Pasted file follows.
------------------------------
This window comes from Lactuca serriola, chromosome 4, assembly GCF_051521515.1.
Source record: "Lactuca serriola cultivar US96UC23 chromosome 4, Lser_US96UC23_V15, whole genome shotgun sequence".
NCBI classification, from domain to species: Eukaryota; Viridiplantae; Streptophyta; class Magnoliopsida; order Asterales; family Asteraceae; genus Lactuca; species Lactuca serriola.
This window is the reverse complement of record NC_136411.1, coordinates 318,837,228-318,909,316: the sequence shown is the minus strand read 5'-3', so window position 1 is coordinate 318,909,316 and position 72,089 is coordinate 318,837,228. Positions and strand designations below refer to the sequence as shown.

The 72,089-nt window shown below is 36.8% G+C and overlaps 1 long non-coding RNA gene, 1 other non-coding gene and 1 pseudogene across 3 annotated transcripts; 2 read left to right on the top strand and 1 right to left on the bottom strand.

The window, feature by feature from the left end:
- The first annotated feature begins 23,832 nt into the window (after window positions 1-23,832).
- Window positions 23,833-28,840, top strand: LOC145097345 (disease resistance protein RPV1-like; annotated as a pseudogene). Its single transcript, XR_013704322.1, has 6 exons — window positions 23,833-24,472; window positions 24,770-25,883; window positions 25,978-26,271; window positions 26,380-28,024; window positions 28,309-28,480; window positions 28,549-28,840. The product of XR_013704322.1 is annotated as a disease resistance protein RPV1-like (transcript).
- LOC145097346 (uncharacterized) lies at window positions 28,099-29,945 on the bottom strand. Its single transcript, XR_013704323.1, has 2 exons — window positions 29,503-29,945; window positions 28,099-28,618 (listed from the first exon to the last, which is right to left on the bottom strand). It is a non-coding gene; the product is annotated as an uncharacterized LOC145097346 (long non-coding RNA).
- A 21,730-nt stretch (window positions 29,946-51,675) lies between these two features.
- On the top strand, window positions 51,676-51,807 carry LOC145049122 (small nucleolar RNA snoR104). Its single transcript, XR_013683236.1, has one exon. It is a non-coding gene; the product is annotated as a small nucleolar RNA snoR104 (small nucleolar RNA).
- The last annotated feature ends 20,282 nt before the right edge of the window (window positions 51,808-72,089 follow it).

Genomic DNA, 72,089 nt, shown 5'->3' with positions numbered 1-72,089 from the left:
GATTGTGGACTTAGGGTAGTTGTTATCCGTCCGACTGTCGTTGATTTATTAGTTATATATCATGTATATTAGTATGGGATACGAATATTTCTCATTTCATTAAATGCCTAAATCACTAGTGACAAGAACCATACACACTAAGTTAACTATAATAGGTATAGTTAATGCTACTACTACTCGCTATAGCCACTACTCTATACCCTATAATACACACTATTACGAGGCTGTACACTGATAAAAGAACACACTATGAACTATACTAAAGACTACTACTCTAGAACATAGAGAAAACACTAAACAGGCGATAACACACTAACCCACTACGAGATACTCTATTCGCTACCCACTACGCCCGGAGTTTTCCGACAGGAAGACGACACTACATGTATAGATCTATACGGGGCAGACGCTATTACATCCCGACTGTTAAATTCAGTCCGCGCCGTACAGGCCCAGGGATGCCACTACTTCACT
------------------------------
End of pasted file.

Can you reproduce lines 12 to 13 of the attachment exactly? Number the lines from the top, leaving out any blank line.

- The last annotated feature ends 20,282 nt before the right edge of the window (window positions 51,808-72,089 follow it).

Genomic DNA, 72,089 nt, shown 5'->3' with positions numbered 1-72,089 from the left: